Sahrdayam sammanasyam vidvesam krnomi va¡
Anyo anyamabhi haryata vatsam jatamivaghnya
- Atharvaveda 3/30/1
"I create kindheartedness, understanding and amity for you. As a cow loves her newrborn calf, so should you have love for one another".
Tact and understanding are interrrelated. Only those who are tactful can develop mutual understanding, and only those who know the art of such understanding can be tactful. The whole edifice of jivana sadhana
stands on these two pillars of behaviour. Any deficiency or malfunctioning in them makes the course of life topsyrturvy. Many practical difficulties and mental disorders crop up like weeds and prevent the growth of inherent potentialities.
Those who aspire for jivana sadhana
and development of their inherent capacities must be thoroughly proficient in the art of tactful dealing and mutual adjustment, because only when there is a certain level of peace in outer life, could there be attainment of calmness and concentration in the inner life and uninterrupted flow of spiritual consciousness. Persons oblivious of the essence of jivana sadhana
often neglect this truth. As a result, not only their daily life becomes disturbed, but their interior also remains uneasy, sad and restless.
To emerge out of this syndrome, we should develop deep understanding of our practical life. In the words of the great poetrsaint Kabir, our behaviour should be such as "auron ko sheetal kare, apahu sheetal hoye" (makes others cool and remains cool itself). How all this could be possible in the present atmosphere of jealousy, ill will and suffocation, and if possible, what could be the methodology to cultivate these attributes? This question may be agitating the minds of readers. But for the practitioner of jivana sadhana, the solution is very simple. We have just to assimilate some key elements of lofty thought and conduct in our lives.
We will have to honestly accept the truth
that it is the thought and emotions which we sow in the soil of life that, after germinating and growing according to the seeds, appear before us as the harvest r As we sow, so we reap. Therefore, we should always be alert about what we are thinking of others, what is our feeling towards them. Any ill feeling or ignoble thought must not be allowed to gain foothold in the mind under any circumstances, regardless of what feelings others may be harbouring towards us. For his malevolence, the other person will be responsible, and he, not we, will reap its poisonous fruits in due time. If we react by reciprocating in kind, thorns will start littering our lives too. Hence we should imbibe this verity of life well this very moment.
Now for the key to behaviour, the first point to note is that our behaviour is two layered. In the first layer come those persons with whom our dealing is very intense and intimate, for example, members of the family. The second layer comprises of all others whom we meet for some reason for a specific duration. This duration could range from a few minutes to a few years. In our behaviour towards the intimate persons, we should try to understand minutely their personalities, their tastes and their sentiments, and try our utmost never to be the cause of their hurt. Another important thing in this regard is that while we should perform our duties towards them, we should, on our part, have no expectation from them. This attitude will ensure both mutual adjustment and tactful dealing.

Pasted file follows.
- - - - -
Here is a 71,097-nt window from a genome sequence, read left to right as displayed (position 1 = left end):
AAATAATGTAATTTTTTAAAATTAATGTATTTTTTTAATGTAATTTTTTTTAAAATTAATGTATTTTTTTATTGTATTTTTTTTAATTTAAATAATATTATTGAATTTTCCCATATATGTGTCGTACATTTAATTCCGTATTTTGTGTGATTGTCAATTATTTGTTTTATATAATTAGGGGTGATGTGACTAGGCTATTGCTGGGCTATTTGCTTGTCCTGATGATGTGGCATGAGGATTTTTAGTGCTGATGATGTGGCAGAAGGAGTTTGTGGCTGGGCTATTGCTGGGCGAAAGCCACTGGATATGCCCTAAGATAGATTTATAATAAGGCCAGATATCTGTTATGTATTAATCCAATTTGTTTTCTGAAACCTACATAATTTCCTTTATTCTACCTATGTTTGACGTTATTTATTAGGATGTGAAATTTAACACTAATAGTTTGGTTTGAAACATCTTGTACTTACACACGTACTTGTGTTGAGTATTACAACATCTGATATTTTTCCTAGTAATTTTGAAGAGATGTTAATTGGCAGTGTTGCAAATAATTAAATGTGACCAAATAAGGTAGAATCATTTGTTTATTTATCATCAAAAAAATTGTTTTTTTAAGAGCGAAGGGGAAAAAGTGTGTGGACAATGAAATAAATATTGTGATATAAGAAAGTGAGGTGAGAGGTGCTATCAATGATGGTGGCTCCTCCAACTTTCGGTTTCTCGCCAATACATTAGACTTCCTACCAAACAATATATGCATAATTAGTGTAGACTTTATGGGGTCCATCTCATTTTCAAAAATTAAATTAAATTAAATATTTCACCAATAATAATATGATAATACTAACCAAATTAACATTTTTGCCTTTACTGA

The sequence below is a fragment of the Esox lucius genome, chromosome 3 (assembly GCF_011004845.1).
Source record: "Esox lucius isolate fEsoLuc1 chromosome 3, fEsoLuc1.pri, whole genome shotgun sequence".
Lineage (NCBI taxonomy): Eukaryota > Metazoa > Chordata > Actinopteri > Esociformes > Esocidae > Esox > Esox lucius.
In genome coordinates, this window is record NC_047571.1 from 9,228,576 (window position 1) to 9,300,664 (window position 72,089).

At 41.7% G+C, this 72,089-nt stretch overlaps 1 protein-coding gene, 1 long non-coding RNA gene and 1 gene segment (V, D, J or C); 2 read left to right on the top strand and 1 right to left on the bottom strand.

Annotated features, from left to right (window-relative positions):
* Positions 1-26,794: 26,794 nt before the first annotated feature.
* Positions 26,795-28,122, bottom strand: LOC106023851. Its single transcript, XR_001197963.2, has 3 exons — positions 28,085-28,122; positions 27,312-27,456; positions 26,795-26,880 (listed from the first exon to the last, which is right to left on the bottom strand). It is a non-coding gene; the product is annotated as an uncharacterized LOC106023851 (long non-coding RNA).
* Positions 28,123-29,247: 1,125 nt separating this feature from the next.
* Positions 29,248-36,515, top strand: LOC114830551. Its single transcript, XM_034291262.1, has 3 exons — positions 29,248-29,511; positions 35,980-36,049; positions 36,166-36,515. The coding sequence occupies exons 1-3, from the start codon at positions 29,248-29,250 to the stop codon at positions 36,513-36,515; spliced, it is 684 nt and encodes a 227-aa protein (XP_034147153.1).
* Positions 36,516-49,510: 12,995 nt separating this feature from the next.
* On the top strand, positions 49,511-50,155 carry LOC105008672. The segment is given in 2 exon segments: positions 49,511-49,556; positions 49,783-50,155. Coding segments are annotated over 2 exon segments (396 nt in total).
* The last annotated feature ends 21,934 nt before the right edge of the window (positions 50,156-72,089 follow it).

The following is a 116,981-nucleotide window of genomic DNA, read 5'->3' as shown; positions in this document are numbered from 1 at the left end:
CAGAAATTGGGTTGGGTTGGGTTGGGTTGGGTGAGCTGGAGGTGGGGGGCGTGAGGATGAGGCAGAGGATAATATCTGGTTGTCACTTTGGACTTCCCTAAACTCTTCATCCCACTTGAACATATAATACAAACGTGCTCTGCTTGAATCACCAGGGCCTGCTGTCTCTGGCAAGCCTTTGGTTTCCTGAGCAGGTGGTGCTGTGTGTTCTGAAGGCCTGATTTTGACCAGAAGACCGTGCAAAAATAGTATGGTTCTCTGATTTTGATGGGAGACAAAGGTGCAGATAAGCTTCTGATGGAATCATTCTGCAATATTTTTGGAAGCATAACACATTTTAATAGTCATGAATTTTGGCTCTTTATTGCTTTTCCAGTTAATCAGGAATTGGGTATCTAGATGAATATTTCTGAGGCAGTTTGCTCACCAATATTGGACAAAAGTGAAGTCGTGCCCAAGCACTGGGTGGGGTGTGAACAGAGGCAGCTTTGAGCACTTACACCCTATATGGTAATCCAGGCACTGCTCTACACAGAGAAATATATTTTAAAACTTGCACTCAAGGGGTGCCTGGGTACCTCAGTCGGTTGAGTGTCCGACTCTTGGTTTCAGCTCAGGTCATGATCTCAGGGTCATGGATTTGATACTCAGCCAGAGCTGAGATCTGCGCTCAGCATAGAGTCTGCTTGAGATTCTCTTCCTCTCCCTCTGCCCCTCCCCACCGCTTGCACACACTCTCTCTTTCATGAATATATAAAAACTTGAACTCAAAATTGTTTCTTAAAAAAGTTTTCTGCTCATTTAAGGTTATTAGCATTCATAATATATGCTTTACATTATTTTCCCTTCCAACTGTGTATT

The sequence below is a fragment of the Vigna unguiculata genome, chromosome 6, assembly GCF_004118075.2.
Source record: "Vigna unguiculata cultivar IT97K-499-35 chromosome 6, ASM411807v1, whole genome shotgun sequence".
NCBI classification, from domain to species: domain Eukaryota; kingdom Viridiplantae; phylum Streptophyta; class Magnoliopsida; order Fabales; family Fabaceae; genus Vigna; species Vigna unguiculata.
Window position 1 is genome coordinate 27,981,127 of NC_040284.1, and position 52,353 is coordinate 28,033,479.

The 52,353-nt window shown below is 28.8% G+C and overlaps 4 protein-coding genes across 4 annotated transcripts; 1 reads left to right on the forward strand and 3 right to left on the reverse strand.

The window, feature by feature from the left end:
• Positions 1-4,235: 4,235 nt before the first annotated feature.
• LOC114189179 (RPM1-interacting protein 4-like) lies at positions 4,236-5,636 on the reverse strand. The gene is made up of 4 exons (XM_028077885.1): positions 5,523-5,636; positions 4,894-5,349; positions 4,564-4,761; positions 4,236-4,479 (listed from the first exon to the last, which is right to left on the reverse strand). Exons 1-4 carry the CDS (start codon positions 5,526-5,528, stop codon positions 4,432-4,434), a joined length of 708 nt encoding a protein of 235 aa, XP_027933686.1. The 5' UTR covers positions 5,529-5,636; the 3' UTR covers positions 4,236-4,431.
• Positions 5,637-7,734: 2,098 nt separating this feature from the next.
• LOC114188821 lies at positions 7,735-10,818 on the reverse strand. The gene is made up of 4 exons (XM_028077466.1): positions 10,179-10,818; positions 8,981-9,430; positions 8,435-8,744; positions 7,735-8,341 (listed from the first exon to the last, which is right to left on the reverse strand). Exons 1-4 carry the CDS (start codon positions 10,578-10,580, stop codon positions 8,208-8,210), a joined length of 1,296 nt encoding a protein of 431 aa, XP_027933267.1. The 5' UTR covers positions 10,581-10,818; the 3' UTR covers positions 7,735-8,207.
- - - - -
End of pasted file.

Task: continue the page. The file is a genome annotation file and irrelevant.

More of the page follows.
Of the persons in the second layer, too, we should try to develop an objective understanding of their personilities. It is true that this requires keen insight, but the external aspects of the personality can be gauged even with common sense. With this understanding, we will be able to identify the particular aspect of a person's personality with which we can have a working adjustment. In routine interaction, we should consciously avoid interfering in another's private life or offering unsolicited advice. Giving opinions or sermonizing all the time without rhyme or reason strains mutual cordiality.
Param Poojya Gurudev was supremely proficient in the art of pragmatic behaviour and mutual understanding which was often noticed in small events and gestures in his life. Whenever a visitor came, Gurudev would get up to give him a welcome. He would draw a chair himself and offer it to the guest even if many parijans
be present there. If any of them attempted to help him, he would politely decline and say "It is my responsibility". "Give respect, take advice" r Gurudev was a personification of this aphorism, whereas we are wont to do the reverse, i.e. we give advice and expect respect.
Another key to tact and understanding is to distribute pleasure and share pain. Gurudev used to become very moved to see anyone in misery. He was ever ready to sacrifice every pleasure to mitigate a visitor's sufferings and would spend a big part of his tapa
acquisition for this purpose. His followers have to tread this very lofty path. Their behaviour towards others and their mutual relationships should be suffused with love. If difficulties come in the way they should bear them stoically and at no stage should thus get perturbed by adversities.
A conversation was going on between Yagyavalkya and Janak. Janak was asking how to recognize the path if there is no medium for radiance.
Yagyavalkya suggested the names of sun, moon, stars, fire, lamp etc. and also indicated gurus and shastras. But the king wanted to know that if all the provisions, arrangements, avenues come to an end, where will the light come from?
Yagyavalkya then told about the last alternative r our inner intellect and reasoning. Using these like the oil and the wick, the difficult paths can be recognized.